Some of the most affordable cameras on the used market such as the Kodak, Burke and James, and Korona were made at a time when 5x7 was still a popular format. They come with 4x5 and 5x7 backs, like the the 4x5 Canham wood, which is actually a 5x7 with a reducing back. Worth noting on the used market are the Nagaoka and Anba Ikeda, which weight only 3.75 lbs, less than almost all 2x3 cameras ! Nagoaka still makes ultralight 5x7, but they are not imported to the US.
Lenses to cover 5x7 are plenty, and range from the Schneider 72XL (equivalent to a 15mm lens in 35mm) to the Nikkor 1200 T, with plenty of choice in between. Most of the 4x5 lenses, especially in the longer focals, will cover 5x7. Taking into account the usable surface area of a sheet of 5x7 film, you'd multiply your 35mm focal length by 4.7 to get your 5x7 focal length. Most photographers will find that, with a few exceptions, the lenses that they use in 4x5, starting from 90mm up, will cover the 5x7 format.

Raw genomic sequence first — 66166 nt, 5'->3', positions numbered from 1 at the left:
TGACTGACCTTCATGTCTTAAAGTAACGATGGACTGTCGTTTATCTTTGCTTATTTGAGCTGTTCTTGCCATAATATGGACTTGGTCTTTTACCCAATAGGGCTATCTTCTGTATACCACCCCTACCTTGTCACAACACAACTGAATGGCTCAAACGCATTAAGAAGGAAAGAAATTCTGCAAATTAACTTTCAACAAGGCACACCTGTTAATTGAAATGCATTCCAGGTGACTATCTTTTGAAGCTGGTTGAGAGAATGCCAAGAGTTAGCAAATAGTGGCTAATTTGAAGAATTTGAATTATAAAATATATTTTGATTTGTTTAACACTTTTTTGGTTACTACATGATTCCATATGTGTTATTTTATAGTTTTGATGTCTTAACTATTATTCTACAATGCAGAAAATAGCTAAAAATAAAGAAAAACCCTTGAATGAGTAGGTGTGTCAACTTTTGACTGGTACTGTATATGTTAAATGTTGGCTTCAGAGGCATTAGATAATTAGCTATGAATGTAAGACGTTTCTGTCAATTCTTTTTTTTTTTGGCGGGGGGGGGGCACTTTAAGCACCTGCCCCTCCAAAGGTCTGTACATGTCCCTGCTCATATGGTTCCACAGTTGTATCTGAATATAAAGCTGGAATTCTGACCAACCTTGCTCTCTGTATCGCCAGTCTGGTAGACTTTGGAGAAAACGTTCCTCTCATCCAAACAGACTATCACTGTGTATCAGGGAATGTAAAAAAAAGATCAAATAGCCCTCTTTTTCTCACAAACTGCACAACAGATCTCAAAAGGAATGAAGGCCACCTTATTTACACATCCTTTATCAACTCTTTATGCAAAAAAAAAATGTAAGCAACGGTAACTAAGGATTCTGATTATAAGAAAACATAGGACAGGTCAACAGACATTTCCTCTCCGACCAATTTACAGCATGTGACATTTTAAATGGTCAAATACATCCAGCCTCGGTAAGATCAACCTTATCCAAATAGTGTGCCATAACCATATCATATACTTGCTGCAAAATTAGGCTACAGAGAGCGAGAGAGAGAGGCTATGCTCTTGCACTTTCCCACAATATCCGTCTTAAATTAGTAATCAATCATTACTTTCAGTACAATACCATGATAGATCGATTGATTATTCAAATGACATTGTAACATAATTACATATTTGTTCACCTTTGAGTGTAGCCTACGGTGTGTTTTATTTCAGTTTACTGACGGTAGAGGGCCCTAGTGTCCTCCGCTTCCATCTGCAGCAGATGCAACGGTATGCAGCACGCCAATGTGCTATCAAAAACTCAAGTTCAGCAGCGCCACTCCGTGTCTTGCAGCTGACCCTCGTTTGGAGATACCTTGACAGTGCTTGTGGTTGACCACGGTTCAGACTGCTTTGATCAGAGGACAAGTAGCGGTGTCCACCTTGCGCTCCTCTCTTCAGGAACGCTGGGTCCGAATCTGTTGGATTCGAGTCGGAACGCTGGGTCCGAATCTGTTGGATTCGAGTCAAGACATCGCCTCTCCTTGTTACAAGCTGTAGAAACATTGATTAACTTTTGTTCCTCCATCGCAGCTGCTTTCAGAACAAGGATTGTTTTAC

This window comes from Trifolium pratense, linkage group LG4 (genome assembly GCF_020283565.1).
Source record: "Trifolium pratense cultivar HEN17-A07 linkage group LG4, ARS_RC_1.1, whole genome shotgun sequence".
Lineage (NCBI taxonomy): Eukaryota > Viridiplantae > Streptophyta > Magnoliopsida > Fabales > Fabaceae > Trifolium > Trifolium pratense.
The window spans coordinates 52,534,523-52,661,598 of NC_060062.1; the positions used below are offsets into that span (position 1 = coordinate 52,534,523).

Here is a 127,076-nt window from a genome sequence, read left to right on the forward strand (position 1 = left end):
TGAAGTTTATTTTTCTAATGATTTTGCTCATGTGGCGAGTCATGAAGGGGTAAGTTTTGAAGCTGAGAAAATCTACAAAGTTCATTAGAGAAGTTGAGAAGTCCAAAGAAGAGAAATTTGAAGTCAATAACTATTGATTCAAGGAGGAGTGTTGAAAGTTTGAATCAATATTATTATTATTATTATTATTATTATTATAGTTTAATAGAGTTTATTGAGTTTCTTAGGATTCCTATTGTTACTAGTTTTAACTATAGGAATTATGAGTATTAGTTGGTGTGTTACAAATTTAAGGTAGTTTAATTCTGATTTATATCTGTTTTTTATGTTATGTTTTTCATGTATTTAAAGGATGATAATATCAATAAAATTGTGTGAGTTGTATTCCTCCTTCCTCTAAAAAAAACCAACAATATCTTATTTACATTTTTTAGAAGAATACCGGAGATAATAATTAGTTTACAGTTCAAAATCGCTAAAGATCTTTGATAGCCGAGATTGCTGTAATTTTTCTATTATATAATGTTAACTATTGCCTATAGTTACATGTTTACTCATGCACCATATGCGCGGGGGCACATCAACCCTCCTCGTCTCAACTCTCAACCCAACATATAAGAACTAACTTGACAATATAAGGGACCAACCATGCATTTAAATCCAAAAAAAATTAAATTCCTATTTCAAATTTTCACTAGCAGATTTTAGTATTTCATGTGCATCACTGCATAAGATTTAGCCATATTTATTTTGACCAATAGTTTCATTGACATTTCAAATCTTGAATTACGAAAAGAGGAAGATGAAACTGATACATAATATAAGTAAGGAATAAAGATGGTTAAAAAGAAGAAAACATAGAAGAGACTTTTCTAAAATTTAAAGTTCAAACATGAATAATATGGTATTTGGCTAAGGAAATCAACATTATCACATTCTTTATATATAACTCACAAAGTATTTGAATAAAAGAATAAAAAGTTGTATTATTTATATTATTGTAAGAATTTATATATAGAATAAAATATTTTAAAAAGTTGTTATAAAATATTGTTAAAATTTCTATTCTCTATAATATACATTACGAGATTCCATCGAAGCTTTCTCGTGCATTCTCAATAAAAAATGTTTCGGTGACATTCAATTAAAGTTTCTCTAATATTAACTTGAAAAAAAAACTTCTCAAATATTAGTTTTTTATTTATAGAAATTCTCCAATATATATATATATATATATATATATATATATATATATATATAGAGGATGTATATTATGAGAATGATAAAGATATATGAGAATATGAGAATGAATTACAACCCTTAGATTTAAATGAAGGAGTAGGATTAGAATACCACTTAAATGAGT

The focals for 5x7 are 1.4 as large as those for 4x5 for the same angle of view, which translates into larger lenses. However, a lot of 4x5 photographers use lenses which have more coverage they need. Examples of such lenses are the 120/8 wide angle lenses (which are being displaced by the Schneider 110XL), and the 210/5.6 plasmats, which all cover the 5x7 format with plenty of spare image circle.
No preloaded film (ie Fuji Quickloads or Kodak Readyloads) are available, so you have to use double cut film holders. These are bulkier, heavier, require you to spend a significant amount of time loading and unloading (usually at a time you'd rather go to bed to get rested for that 5am sunrise), are more prone to catching dust, and more difficult to track. You cannot use Polaroid film in this format either (it's available for 4x5 and 8x10). All the digital scanning backs are designed for 4x5.
The main problem for many is that the number of emulsions available is extremely limited in color in their country. In particular, those emulsions can be difficult to get in the US market.
Kodak recently dropped several of their 5x7 emulsions. As of 2005, in the US, you can get only Kodak Ektachrome Professional EPR 64 and EPY 64T as transparency films. Those are pretty old films which have a following for product photography but that few landscape photographers would find satisfying. In addition Kodak 160NC (negative) is also available in 5x7.